World TB day - raising awareness about a major public health challenge
Holzkirchen, Germany, March 22, 2013
It is 1882, and tuberculosis (TB), is raging throughout Europe and the Americas, causing the death of one in every seven people. On 24 March, the German scientist and physician Robert Koch astounded the world by announcing that he had found the cause of the tuberculosis infection, the TB bacillus. This discovery opened the way towards diagnosing and curing TB. In 1905 he was awarded the Nobel Prize for his work on TB.
In his honour, the World Health Organisation and its partners designated March 24 as World TB Day and have continued to mark the day for the last 13 years. World TB day serves to raise awareness about a major public health challenge that still causes the deaths of over 1.0 million people every year, mostly in developing countries.
A global scourge that can be overcome
TB is caused by bacteria Mycobacterium tuberculosis1. It is contagious and spreads through air. If someone with TB coughs, sneezes or spits, the TB bacilli spreads in the air and can infect healthy people. One untreated TB patient can infect 10-15 healthy people a year1.
Those most vulnerable to TB infection often live below the poverty line, in crowded housing and are unaware of the seriousness of TB. Overburdened healthcare facilities also make identifying those people susceptible to infection difficult.
Common symptoms of TB are coughs that last more than two weeks with or without fever, a loss of weight and loss of appetite. TB can be diagnosed with sputum microscopy and chest X-rays2. However TB attracts lot of social stigma which delays the TB diagnosis. It has been observed by health professionals that majority of the TB cases are in their productive age (from 15-49 Years) 1 and often affects bread winner of the family. Thus in addition to patient’ suffering it also adds to the misery to the lives of family members.
But the good news is that TB is preventable and curable and the global rate of infection is decreasing. This is because TB is treated with selective anti-bacterial drugs over a period of 6-8 months. It is essential that patients complete the course. About 51 million TB patients, worldwide, have been successfully treated since 1995.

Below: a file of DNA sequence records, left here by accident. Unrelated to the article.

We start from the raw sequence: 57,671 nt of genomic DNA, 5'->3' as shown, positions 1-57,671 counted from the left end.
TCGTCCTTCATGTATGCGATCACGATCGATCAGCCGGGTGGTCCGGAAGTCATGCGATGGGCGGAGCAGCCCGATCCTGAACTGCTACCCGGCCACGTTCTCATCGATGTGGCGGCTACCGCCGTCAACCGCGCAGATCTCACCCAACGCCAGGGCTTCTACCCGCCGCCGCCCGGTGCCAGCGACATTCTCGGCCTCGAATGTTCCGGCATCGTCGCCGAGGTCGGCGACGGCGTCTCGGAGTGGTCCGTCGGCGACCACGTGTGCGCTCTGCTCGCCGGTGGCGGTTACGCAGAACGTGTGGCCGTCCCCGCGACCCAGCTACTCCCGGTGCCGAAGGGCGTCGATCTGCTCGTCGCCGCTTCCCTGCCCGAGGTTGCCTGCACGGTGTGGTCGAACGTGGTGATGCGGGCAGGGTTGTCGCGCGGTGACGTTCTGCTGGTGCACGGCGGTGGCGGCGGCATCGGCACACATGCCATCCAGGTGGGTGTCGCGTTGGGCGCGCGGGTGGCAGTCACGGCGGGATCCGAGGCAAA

Despite the progress, each year around nine million new cases of TB are identified, with around 80% of cases in South East Asian and African countries. India and China account for almost 40% of the world’s TB cases1.
Major obstacles to effective treatment include the social stigma attached to the disease, delaying diagnosis, as well as patients not completing the course of treatment which can lead to them developing more severe forms of the disease such as Multidrug resistant TB (MDR TB) and Extremely Drug Resistant TB (XDR TB).
WHO fights tuberculosis:
The World Health Organization (WHO) fights TB globally through STOP TB Partnership along with various stakeholders. STOP TB partnership designed a blue print for TB Control through Global Plan to STOP TB 2006-153. The plan strongly recommends use of time-tested Directly Observed Treatment Strategy (DOTS) to reduce the global burden of tuberculosis. DOTS Strategy emphasizes the necessity of early diagnosis through quality-assured bacteriology and providing standardized treatment under supervision5. Observed treatment maximizes the treatment adherence and minimizes the recurrence of TB. It is important to note here that anti-TB drugs currently in use were discovered about 4 decades back and since that time no effective new TB drugs have been available. Thus, these anti-TB drugs should be used as per the recommendation of the health professionals. More severe form of TB like Multidrug resistant TB (MDR TB) and Extremely Drug Resistant TB (XDR TB) has emerged due to irrational use of the TB drugs and non-compliance to treatment and quality of TB drugs4.
Management of MDR TB and XDR TB has multiple issues, such as inadequate diagnostic facilities, extended treatment of 18-24 months with 5- 6 oral and injectable drugs, potential side effects, and treatment is very expensive5.
Sandoz - partner in Global TB Control
Sandoz is pursuing a diverse anti TB strategy, which includes providing high quality, effective and affordable TB medication.
Sandoz is pre-qualified by the WHO to supply fixed dose combinations (FDCs) of anti- TB drugs to Global Drug Facility (GDF) of the WHO.
Join in the fight
Join the fight against TB this World TB Day by helping to raise awareness of the disease. The StopTB website is supported by the WHO, and contains lots of useful information and opportunities to spread the word through social media channels including Twitter, Facebook and YouTube. To find out more about what Sandoz is doing in the fight against TB, visit tbdots.com, Sandoz’s global TB initiative website.
By Tejasvi Sharma
The author is General Manager, Global TB & API Business, Sandoz Pvt. Ltd. India
1Global Tuberculosis Control: WHO Report 2012
2TUBERCULOSIS MDR-TB & XDR-TB 2011 PROGRESS REPORT, WHO Publication
3Global Plan to STOP TB 2006-2015, WHO Publication 2006
4TUBERCULOSIS MDR-TB & XDR-TB 2011 PROGRESS REPORT, WHO Publication
5The programmatic management of drug-resistant tuberculosis 2011 update, WHO Publication 2011